But good key alone is probably not going to work miracles. If your trailer, website, official reviews, or word of mouth is disappointing, or if insufficient marketing prevents people from even knowing that your film is out there, hiring a top creative film and spending that $10-20K at the expense of everything else doesn’t make any sense. So while key art is too important to take short cuts on, its value won’t be fully realized if the rest of your budget cannot support it.

So let’s say, for the sake of argument, that you don’t have that 10-20K or more lying around for key art. Now, I have worked with dozens of filmmakers to either design (or consult with and/or assist them in developing) their key art. When I have an initial discussion with a filmmaker, I can tell right away which clients probably don’t even have $1K to devote to their the key art. How? Because the first question they ask me (after they see samples of my work) is how much I would charge to produce a poster.

This question always surprises me, especially when it comes from filmmakers for whom this is not their first film, because it reminds me that filmmakers often do not ask the right questions when producing key art.

For example, how can I give them a quote without knowing what shape is their art in, how much time it is going to take to get up to speed about the film…watch it, discuss it, understand it, determine what is possible based on the art that they have, come up with several different directions and mock them up, fail a few times until we come up with something we like, and then go through several refinement stages, figure out printing, cost, logistics? And this doesn’t include mocking each possible direction to pixel-perfection, uprezzing, retouching, or producing style sheets or ancillary artwork, like a top agency would do.

Not appropriately accounting for key art development (and overall marketing strategy) as a line item in their film budgets forces filmmakers into a situation whereby they can only order the services that will fit their budget, rather than coming from a place of asking what will be best for their projects.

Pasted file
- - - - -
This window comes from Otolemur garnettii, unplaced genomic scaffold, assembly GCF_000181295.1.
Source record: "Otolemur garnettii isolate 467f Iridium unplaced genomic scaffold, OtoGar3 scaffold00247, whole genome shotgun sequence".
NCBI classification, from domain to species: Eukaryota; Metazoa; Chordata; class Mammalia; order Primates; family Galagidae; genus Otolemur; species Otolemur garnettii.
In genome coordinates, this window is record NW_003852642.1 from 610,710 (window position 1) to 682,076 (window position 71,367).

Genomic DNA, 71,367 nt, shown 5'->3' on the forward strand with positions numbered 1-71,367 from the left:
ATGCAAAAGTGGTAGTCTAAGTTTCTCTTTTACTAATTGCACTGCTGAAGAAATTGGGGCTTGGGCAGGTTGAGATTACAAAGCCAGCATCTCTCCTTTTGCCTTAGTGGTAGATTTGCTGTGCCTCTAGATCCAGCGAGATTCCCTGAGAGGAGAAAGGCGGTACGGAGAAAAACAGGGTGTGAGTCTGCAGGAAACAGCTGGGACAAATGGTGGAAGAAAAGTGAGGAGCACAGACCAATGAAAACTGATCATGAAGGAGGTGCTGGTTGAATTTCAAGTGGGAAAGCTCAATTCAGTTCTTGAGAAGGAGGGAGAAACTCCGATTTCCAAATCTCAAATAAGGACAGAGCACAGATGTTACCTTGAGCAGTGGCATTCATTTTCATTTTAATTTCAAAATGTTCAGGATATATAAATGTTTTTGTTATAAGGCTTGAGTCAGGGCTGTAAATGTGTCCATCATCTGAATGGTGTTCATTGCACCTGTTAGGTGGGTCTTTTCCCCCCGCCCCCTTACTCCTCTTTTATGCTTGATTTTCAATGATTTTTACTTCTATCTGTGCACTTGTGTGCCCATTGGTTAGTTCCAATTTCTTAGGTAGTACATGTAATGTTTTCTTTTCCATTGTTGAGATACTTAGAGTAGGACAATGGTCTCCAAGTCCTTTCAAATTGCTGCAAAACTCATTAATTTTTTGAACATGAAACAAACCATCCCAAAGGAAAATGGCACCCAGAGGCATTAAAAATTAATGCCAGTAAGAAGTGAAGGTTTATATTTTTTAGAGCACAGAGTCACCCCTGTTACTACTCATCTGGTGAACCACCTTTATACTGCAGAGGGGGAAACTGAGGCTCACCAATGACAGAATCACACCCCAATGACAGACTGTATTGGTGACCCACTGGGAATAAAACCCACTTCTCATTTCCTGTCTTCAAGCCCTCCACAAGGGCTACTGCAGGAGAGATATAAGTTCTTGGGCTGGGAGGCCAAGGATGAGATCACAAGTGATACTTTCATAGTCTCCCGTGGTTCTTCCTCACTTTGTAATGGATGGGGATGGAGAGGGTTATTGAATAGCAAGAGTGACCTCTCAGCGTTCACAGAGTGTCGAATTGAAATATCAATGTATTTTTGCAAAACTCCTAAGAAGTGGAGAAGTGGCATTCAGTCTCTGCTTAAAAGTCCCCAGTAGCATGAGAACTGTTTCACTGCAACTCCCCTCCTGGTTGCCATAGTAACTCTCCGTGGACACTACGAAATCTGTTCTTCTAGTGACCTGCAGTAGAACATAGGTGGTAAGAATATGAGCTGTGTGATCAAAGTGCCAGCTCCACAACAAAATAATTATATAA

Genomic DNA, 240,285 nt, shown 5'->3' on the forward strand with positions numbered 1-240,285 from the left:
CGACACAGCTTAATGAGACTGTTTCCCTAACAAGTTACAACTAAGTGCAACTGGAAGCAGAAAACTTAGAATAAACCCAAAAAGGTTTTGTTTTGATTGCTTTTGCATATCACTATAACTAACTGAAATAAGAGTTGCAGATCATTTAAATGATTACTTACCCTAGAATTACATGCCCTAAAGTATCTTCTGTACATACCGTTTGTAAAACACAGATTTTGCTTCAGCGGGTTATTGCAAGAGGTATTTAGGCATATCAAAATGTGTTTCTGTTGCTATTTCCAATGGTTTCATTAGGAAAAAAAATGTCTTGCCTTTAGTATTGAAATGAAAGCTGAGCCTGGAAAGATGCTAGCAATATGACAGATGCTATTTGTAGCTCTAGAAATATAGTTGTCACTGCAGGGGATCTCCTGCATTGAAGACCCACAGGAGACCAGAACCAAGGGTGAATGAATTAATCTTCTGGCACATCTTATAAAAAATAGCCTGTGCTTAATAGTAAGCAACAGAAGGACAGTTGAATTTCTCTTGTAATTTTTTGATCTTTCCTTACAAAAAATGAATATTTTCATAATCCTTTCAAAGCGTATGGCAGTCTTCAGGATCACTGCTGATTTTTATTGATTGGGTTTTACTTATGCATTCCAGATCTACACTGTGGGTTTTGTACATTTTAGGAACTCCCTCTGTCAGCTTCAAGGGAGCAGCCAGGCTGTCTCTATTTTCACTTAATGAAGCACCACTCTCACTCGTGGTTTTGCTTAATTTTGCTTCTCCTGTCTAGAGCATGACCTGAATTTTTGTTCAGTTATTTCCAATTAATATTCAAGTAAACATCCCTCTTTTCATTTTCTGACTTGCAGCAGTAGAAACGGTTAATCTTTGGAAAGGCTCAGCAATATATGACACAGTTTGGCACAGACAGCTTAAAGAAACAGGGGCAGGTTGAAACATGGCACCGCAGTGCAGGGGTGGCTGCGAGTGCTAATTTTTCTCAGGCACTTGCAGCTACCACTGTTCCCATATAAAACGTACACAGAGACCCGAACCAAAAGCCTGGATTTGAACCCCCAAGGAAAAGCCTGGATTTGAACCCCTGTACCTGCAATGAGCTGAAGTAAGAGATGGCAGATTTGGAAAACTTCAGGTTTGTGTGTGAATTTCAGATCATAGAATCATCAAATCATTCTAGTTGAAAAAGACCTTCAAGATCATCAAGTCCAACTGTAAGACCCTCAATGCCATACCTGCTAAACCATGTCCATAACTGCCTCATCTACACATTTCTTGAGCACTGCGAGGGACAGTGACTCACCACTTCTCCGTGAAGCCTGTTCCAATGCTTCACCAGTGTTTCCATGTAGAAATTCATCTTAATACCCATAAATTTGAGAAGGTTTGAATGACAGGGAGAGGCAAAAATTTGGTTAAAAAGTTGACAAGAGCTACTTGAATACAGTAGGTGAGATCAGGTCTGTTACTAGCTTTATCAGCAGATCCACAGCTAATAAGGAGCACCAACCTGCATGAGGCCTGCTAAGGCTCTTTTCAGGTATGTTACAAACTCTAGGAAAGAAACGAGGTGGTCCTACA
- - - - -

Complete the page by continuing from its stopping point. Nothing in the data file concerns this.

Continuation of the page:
So we go through this dance of whittling away steps to cut costs, and in the end, I provide only a range based on an hourly rate, with phases built in, so we can periodically access if we are going over our budget range. This way, how many hoops I jump through will ultimately be up to the filmmaker as we move through the collaborative process.

Another important thing to remember is that you can’t always determine the cost of developing a piece of key art just by looking at it. Oftentimes, the prevailing concept itself might not look all that expensive to produce, but you never know how many twists and turns were required for the creative team to reach that final product.

So, how can a filmmaker get back to asking the right questions?

Producing key art is about ideas and talent, good photography, and a solid understanding of one’s film and how it fits into the marketplace.

It’s also about patience.

This is a scenario we have seen more than a few times: let’s say your film gets into Sundance or Slamdance or Berlin or SXSW and you are racing to finish your film. You haven’t budgeted all that much for key art in the first place, but you feel like you need something to show at the festival. You have a website, but it’s the one that’s been up since your crowdfunding campaign, and it’s not all that pretty. What should you do?

Certainly, there is no one right answer. We have seen filmmakers produce amazing things in a very short amount of time. On the other hand, we have seen other filmmakers really fail miserably, and actually do their film a disservice by making too many decisions too quickly.

But let’s say your first instinct it to produce a poster. Your second instinct should be to make sure your first instinct is correct.

DO YOU EVEN NEED A FULL-SIZE POSTER?

Posters are, technically speaking, quite hard to produce if you don’t have the right art. I’m talking about resolution.